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Article 249 of comp.music:
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>From: motteler@umbc3.UMBC.EDU (Howard E. Motteler)
Newsgroups: rec.music.classical,comp.music
Subject: Re: Fractal Music
Summary: basic concepts are simple
Keywords: fractal Voss Gardner
Message-ID: <1867@umbc3.UMBC.EDU>
Date: 5 Apr 89 09:33:00 GMT
References: <1683@ncar.ucar.edu> <7840@boulder.Colorado.EDU>
Reply-To: motteler@umbc3.umbc.edu (Howard E. Motteler)
Followup-To: rec.music.classical
Organization: University of Maryland, Baltimore County
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Xref: gos.ukc.ac.uk rec.music.classical:2474 comp.music:249
In article <7840@boulder.Colorado.EDU> eesnyder@boulder.Colorado.EDU
(Eric E. Snyder) writes:
>All this talk about Fractal Music..... Where can I find some?
It's easily generated in the privacy of your own home.
The following ideas are mostly taken from one of Martin Gardner's
"Mathematical Games" columns in Scientific American, from the late
seventies. Gardner got his information from Richard F. Voss of the
Thomas J. Watson Research Center. (Sorry I don't have the exact date;
all I have is a Xerox of the article.)
I'll stick with tone sequences, though the same ideas can be applied
to other musical parameters. Suppose we chose a scale--diatonic,
chromatic, whatever, preferably over at least a couple of octaves,
and want to generate a "random" sequence of tones, drawn from this
scale. One approach would be to take a spinner or dice, with as
many faces as we have tones, and simply spin or roll repeatedly, to
get a succession of tones. Voss calls this a "white melody," in
analogy to white noise. The key property of this scheme is that
successive notes are totally independent.
An alternate approach would be to pick a starting point, and use a
spinner numbered, e.g., -2, -1, 0, +1, +2, or whatever range is
desired. Successive spins give the direction to go, for the next
note: up 2, down 1, etc. Voss calls this a "brown melody," in
analogy with Brownian motion. With this scheme, successive notes
depend very strongly on previous notes.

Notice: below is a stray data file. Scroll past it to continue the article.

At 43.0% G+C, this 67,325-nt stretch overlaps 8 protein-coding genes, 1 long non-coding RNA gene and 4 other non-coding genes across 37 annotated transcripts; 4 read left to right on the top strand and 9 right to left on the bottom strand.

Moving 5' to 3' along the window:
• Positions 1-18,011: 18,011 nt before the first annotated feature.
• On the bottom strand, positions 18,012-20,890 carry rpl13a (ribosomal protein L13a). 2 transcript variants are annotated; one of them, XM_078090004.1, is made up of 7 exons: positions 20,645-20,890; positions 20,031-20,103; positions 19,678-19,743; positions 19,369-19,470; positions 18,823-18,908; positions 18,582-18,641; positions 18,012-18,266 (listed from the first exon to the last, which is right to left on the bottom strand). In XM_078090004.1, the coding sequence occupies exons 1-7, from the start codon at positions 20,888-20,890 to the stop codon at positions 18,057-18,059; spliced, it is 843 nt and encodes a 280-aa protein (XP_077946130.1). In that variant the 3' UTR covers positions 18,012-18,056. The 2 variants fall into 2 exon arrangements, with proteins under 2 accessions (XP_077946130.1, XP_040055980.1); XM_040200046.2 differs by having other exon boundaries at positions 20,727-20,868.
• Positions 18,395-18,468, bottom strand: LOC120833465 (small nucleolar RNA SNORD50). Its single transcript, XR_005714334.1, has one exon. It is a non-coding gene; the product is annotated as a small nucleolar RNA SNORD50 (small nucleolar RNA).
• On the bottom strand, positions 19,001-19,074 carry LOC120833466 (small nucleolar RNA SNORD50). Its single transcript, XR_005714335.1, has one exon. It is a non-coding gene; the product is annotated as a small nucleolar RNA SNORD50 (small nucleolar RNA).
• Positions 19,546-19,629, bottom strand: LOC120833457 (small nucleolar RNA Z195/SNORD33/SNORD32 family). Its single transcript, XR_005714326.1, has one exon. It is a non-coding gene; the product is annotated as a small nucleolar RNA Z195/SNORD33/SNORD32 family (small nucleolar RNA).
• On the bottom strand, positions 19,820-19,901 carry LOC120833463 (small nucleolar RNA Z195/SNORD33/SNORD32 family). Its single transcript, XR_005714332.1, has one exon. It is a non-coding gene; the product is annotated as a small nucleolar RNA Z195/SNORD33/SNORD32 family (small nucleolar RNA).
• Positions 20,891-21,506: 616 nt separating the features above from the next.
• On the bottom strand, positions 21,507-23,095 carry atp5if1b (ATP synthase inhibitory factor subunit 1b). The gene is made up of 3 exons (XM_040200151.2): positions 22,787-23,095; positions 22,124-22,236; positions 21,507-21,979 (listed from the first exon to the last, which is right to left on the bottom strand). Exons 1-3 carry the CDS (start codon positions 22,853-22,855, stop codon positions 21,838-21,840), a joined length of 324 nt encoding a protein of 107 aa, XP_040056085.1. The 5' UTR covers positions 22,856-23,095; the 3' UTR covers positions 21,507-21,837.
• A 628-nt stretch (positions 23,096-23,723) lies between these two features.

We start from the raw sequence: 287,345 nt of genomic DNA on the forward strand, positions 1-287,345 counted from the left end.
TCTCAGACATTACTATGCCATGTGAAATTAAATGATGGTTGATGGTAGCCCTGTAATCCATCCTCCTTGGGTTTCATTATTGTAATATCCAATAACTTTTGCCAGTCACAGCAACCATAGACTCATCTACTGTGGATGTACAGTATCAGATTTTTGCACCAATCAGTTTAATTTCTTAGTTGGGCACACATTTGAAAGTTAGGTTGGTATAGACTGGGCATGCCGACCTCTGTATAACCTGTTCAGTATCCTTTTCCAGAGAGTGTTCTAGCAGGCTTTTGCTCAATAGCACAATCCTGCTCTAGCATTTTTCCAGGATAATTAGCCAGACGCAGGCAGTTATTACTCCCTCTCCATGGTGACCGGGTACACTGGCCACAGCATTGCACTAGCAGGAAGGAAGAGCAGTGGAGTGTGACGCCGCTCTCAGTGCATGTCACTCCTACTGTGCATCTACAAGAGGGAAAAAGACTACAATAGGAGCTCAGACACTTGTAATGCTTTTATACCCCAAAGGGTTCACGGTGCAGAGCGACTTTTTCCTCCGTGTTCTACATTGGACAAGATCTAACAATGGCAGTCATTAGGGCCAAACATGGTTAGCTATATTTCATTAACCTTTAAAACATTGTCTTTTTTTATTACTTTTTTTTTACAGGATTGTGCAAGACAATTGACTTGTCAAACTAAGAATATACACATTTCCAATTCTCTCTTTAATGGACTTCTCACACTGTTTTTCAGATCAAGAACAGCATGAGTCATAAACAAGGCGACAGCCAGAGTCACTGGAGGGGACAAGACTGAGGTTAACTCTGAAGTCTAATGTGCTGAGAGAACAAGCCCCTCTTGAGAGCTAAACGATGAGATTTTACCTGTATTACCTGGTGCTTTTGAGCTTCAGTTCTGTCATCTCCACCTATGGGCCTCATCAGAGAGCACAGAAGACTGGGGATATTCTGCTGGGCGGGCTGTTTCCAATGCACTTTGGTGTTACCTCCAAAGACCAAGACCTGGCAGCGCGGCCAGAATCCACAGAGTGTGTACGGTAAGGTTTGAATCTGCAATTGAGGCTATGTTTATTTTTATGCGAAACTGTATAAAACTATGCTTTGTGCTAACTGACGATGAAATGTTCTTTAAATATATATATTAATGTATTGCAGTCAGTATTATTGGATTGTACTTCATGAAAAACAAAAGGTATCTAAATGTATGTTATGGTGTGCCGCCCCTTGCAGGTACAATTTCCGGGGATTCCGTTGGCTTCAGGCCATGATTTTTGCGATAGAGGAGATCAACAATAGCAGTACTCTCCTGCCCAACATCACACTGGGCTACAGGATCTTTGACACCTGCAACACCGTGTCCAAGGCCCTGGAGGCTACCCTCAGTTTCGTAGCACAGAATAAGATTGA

White and Brownian noise are both "scaling noise," and so in some
sense, either white or brown music is fractal music, although "fractal
music" is generally taken to be a sort of compromise between the two.
The idea of "fractal music" is to get a sequence that is neither
uncorrelated nor too strongly correlated. (Technically, white noise
has a spectral density of 1/(f^0), brownian noise a spectral density
of 1/(f^2), and what we would like is a tone generation scheme that
corresponds to noise with a spectral density of 1/f.)
The following scheme will come very close to generating a "fractal
melody," in this case 16 notes long, drawn from a scale of 16 notes.
Suppose we have 3 dice, red, green and blue. Our 16 notes will
correspond to the values 3 thru 18, that we can get from the dice.
Write out the numbers 0 to 7 twice in binary, and label the binary
digits R, G, and B:
step R G B
0 0 0 0
1 0 0 1
2 0 1 0
3 0 1 1
4 1 0 0
5 1 0 1
6 1 1 0
7 1 1 1
8-15 Repeat the above bit pattern
To start, roll all 3 dice and add their sum; this is the first note.
Then roll only the B die, leaving the other two alone, and again add
all three; this is the second note. Then roll the G and B dice,
leaving the R die alone, add all three for the third note. In
general, successive notes are obtained by rolling only those dice
corresponding to digit changes-- the B die is rolled every time, the G
die every other time, etc. The dice in the higher bit positions will
contribute to long term variations, and the dice in the low bit
positions give short term variation.
Voss claims that after quite a few tests, most listeners found white
music too random, brown music too correlated, and the 1/f music "just
about right." Regarding this, Gardner says
It is commonplace in musical criticism to say that we enjoy
good music because it offers a mixture of order and surprise.
How could it be otherwise? Surprise would not be surprise if
there were not sufficient order for us to anticipate what is
likely to come next. If we guess too accurately, say in
listening to a tune that is no more than walking up and down
the keyboard in one step intervals, there is no surprise at
all. Good music, like a person's life or the pageant of
history, is a wondrous mixture of expectation and unanticipated
turns. There is nothing new about this insight, but what Voss
has done is to suggest a mathematical measure for the mixture.
He (Gardner) also says, towards the end of the article
No one pretends, of course, that stochastic 1/f music, even
with added transition and rejection rules, can compete with the
music of good composers.
Well, he hadn't met Skip Agrade, yet!
--
Howard E. Motteler | Dept. of Computer Science
motteler@umbc3.umbc.edu | UMBC, Catonsville, MD 21228